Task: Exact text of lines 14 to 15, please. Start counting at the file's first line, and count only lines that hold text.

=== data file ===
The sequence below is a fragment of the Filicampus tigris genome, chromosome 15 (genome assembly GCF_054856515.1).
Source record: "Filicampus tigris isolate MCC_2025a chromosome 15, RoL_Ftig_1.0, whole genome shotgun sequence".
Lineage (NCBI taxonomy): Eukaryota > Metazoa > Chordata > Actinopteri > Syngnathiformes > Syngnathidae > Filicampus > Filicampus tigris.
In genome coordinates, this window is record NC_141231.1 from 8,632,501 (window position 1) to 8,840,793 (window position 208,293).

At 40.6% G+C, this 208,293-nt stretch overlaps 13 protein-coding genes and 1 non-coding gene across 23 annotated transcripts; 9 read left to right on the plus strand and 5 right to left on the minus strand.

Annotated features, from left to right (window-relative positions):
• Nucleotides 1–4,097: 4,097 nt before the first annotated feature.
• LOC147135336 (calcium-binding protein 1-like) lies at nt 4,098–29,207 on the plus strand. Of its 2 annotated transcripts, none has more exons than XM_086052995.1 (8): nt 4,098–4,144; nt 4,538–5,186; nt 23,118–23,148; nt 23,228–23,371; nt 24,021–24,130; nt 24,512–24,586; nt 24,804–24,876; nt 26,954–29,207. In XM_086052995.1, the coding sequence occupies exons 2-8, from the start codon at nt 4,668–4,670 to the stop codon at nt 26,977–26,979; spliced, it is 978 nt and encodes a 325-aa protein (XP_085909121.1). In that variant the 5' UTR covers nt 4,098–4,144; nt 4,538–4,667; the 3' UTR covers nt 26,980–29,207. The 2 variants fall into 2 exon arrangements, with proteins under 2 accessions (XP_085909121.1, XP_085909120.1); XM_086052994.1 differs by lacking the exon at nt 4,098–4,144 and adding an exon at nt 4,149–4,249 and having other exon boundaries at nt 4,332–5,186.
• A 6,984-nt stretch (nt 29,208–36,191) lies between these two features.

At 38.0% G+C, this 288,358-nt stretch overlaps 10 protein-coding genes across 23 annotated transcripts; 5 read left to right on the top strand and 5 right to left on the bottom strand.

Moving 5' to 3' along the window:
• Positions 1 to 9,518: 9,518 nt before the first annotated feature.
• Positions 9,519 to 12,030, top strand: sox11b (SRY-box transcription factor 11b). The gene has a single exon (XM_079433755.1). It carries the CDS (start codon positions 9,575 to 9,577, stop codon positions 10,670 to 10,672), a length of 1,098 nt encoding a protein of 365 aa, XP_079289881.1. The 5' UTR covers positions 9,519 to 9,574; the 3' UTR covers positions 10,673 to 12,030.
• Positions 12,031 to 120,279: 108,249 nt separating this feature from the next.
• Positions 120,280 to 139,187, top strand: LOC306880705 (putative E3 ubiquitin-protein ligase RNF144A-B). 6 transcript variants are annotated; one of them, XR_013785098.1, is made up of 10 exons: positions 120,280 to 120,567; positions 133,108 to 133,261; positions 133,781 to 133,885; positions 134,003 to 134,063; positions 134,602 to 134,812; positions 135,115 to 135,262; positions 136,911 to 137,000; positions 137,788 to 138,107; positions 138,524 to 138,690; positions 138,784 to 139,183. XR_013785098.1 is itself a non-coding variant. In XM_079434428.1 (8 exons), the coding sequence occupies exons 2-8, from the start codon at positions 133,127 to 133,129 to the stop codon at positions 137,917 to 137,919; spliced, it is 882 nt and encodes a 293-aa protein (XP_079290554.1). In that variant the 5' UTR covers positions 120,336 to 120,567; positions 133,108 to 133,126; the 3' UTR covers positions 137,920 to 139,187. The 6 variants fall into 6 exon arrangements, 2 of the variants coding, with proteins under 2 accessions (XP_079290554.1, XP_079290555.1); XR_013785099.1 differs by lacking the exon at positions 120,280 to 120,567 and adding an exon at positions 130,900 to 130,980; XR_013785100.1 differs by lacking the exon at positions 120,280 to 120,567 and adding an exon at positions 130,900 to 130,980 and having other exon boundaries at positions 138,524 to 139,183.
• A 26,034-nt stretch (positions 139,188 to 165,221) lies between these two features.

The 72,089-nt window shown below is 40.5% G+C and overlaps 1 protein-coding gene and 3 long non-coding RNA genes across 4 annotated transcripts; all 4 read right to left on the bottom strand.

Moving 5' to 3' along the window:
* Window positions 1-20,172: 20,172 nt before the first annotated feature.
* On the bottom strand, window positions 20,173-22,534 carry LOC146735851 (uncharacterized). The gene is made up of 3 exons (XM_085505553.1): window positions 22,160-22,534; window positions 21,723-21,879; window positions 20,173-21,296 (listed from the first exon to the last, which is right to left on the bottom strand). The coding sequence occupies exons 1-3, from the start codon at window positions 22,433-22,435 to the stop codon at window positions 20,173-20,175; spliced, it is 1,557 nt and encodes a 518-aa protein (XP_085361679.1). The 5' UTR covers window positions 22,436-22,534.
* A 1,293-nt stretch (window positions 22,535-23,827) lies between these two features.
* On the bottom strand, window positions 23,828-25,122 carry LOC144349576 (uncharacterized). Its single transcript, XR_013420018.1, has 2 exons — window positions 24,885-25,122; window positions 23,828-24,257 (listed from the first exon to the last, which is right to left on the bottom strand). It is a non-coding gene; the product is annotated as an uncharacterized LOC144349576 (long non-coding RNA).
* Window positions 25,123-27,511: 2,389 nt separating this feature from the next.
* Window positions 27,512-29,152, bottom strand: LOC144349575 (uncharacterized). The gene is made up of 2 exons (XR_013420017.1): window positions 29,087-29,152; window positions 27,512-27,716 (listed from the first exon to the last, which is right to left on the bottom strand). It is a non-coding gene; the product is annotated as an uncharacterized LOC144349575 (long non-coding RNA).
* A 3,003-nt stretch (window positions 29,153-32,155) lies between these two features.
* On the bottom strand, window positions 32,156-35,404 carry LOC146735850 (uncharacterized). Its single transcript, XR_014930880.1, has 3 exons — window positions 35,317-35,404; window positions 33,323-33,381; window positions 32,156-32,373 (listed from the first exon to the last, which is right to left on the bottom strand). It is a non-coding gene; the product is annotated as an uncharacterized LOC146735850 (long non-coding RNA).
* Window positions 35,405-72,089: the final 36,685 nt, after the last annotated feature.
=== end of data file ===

• Positions 12,031 to 120,279: 108,249 nt separating this feature from the next.
• Positions 120,280 to 139,187, top strand: LOC306880705 (putative E3 ubiquitin-protein ligase RNF144A-B). 6 transcript variants are annotated; one of them, XR_013785098.1, is made up of 10 exons: positions 120,280 to 120,567; positions 133,108 to 133,261; positions 133,781 to 133,885; positions 134,003 to 134,063; positions 134,602 to 134,812; positions 135,115 to 135,262; positions 136,911 to 137,000; positions 137,788 to 138,107; positions 138,524 to 138,690; positions 138,784 to 139,183. XR_013785098.1 is itself a non-coding variant. In XM_079434428.1 (8 exons), the coding sequence occupies exons 2-8, from the start codon at positions 133,127 to 133,129 to the stop codon at positions 137,917 to 137,919; spliced, it is 882 nt and encodes a 293-aa protein (XP_079290554.1). In that variant the 5' UTR covers positions 120,336 to 120,567; positions 133,108 to 133,126; the 3' UTR covers positions 137,920 to 139,187. The 6 variants fall into 6 exon arrangements, 2 of the variants coding, with proteins under 2 accessions (XP_079290554.1, XP_079290555.1); XR_013785099.1 differs by lacking the exon at positions 120,280 to 120,567 and adding an exon at positions 130,900 to 130,980; XR_013785100.1 differs by lacking the exon at positions 120,280 to 120,567 and adding an exon at positions 130,900 to 130,980 and having other exon boundaries at positions 138,524 to 139,183.